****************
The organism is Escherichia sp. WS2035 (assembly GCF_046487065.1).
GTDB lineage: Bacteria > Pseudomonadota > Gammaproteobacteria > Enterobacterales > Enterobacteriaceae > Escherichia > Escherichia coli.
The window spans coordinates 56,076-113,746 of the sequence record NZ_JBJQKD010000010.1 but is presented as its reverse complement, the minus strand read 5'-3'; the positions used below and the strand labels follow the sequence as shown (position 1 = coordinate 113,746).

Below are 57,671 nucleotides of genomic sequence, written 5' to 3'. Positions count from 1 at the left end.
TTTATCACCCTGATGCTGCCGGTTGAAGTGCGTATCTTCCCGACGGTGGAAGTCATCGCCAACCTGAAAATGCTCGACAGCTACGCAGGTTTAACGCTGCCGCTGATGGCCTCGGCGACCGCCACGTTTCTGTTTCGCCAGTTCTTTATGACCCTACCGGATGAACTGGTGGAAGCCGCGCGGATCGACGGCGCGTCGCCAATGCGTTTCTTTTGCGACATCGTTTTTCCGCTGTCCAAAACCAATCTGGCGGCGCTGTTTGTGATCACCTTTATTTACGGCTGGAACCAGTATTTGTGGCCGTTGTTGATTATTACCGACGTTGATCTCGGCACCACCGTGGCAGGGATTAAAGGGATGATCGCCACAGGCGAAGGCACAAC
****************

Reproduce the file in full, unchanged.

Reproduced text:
The organism is Escherichia sp. WS2035 (assembly GCF_046487065.1).
GTDB lineage: Bacteria > Pseudomonadota > Gammaproteobacteria > Enterobacterales > Enterobacteriaceae > Escherichia > Escherichia coli.
The window spans coordinates 56,076-113,746 of the sequence record NZ_JBJQKD010000010.1 but is presented as its reverse complement, the minus strand read 5'-3'; the positions used below and the strand labels follow the sequence as shown (position 1 = coordinate 113,746).

Below are 57,671 nucleotides of genomic sequence, written 5' to 3'. Positions count from 1 at the left end.
TTTATCACCCTGATGCTGCCGGTTGAAGTGCGTATCTTCCCGACGGTGGAAGTCATCGCCAACCTGAAAATGCTCGACAGCTACGCAGGTTTAACGCTGCCGCTGATGGCCTCGGCGACCGCCACGTTTCTGTTTCGCCAGTTCTTTATGACCCTACCGGATGAACTGGTGGAAGCCGCGCGGATCGACGGCGCGTCGCCAATGCGTTTCTTTTGCGACATCGTTTTTCCGCTGTCCAAAACCAATCTGGCGGCGCTGTTTGTGATCACCTTTATTTACGGCTGGAACCAGTATTTGTGGCCGTTGTTGATTATTACCGACGTTGATCTCGGCACCACCGTGGCAGGGATTAAAGGGATGATCGCCACAGGCGAAGGCACAAC